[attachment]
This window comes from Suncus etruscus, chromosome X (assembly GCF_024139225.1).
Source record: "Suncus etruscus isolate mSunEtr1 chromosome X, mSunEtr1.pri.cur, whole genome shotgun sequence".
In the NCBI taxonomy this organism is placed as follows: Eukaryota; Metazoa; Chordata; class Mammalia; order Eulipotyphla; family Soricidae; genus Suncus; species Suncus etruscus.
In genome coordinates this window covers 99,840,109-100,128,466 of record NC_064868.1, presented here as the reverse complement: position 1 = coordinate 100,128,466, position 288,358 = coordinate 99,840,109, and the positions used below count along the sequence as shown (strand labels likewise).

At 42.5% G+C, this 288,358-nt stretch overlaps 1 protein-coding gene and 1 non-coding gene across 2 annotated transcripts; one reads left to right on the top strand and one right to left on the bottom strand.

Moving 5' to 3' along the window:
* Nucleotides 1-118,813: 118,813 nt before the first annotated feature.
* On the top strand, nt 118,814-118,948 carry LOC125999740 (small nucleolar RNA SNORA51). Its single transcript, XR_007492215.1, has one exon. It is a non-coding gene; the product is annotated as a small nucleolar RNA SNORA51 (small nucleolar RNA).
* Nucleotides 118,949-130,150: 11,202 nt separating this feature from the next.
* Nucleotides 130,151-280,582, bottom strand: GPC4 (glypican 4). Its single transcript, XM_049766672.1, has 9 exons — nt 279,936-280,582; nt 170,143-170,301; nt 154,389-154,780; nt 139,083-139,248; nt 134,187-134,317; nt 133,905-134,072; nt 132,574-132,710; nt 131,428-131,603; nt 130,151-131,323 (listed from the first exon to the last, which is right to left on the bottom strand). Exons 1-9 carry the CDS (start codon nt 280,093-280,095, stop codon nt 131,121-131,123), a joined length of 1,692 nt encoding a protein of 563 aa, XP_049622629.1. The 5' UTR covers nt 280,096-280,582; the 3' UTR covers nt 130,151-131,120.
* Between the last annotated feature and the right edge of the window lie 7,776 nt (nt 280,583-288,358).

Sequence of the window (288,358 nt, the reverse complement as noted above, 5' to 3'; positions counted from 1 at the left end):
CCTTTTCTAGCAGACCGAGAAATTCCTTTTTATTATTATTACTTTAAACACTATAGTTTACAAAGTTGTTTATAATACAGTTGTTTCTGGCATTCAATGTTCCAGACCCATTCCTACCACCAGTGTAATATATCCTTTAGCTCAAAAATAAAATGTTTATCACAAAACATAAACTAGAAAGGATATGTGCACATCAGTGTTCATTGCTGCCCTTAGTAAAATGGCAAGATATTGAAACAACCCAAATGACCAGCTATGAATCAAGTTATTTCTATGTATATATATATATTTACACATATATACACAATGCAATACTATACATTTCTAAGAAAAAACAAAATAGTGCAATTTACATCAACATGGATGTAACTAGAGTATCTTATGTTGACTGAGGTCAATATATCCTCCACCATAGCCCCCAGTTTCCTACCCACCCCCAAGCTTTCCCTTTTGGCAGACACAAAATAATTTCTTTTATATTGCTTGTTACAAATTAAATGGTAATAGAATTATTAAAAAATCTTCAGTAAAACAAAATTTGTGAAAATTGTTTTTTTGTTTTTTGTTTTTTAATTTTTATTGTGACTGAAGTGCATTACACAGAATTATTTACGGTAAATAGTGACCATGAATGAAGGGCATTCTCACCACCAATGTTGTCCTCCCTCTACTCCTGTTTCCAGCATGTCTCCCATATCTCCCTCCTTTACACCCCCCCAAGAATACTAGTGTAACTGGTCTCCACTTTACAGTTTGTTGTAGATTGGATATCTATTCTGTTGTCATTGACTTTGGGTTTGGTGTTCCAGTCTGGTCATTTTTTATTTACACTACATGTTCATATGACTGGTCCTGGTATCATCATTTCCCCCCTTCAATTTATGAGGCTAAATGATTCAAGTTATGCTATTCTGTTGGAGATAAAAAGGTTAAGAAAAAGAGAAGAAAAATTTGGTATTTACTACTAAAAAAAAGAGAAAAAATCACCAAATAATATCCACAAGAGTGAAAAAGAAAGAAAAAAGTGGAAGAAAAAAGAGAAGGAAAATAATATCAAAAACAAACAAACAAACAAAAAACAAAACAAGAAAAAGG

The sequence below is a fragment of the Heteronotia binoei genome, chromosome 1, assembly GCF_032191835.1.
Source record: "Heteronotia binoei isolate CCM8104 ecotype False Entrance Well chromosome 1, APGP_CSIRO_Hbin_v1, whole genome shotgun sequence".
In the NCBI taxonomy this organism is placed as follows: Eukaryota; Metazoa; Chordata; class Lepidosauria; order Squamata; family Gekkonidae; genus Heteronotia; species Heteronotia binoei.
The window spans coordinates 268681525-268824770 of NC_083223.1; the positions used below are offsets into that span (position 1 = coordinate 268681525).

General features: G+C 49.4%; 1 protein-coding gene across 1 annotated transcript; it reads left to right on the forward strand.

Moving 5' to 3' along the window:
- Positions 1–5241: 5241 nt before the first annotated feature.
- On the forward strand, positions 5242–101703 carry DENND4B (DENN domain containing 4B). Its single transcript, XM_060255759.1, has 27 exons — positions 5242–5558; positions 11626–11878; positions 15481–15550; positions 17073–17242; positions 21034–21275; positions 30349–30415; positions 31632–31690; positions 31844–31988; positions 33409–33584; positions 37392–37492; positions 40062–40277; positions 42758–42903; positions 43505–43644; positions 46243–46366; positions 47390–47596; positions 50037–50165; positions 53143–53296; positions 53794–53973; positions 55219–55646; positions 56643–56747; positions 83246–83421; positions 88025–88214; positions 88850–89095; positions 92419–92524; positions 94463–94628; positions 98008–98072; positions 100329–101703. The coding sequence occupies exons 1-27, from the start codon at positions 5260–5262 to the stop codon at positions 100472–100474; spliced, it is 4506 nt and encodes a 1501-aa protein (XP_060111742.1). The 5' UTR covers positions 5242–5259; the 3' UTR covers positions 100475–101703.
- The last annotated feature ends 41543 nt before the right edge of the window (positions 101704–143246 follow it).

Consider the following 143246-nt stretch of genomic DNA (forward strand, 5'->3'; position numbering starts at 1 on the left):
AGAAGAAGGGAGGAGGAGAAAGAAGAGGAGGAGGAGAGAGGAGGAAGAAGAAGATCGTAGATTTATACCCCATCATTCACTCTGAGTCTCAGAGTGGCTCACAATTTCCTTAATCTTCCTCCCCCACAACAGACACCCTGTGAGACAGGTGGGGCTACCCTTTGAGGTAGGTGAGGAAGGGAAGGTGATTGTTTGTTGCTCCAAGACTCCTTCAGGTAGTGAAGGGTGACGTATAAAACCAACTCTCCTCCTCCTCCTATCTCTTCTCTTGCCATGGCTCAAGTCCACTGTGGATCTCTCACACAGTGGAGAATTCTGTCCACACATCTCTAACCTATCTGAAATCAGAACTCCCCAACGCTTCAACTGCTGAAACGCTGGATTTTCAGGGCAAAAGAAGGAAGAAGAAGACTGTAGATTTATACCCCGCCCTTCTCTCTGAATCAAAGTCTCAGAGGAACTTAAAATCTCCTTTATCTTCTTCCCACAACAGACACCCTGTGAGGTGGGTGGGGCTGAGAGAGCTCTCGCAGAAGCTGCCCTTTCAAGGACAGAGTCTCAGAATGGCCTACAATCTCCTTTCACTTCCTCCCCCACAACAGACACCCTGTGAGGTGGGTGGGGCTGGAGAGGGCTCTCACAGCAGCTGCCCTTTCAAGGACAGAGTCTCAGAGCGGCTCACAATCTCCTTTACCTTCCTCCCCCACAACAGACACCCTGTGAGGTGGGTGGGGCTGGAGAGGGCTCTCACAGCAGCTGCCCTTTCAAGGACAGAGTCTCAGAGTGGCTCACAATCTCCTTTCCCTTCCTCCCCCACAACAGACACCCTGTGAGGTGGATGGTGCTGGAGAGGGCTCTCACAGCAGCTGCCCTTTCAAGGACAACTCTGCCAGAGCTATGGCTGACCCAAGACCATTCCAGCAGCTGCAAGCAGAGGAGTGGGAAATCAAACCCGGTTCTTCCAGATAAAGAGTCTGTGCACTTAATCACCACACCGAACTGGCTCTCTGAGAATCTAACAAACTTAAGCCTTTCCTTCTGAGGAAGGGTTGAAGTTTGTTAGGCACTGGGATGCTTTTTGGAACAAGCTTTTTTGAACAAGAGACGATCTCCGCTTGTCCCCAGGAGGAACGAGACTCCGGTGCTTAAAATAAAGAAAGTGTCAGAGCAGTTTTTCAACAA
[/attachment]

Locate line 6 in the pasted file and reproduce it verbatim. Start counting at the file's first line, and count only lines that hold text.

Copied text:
Moving 5' to 3' along the window: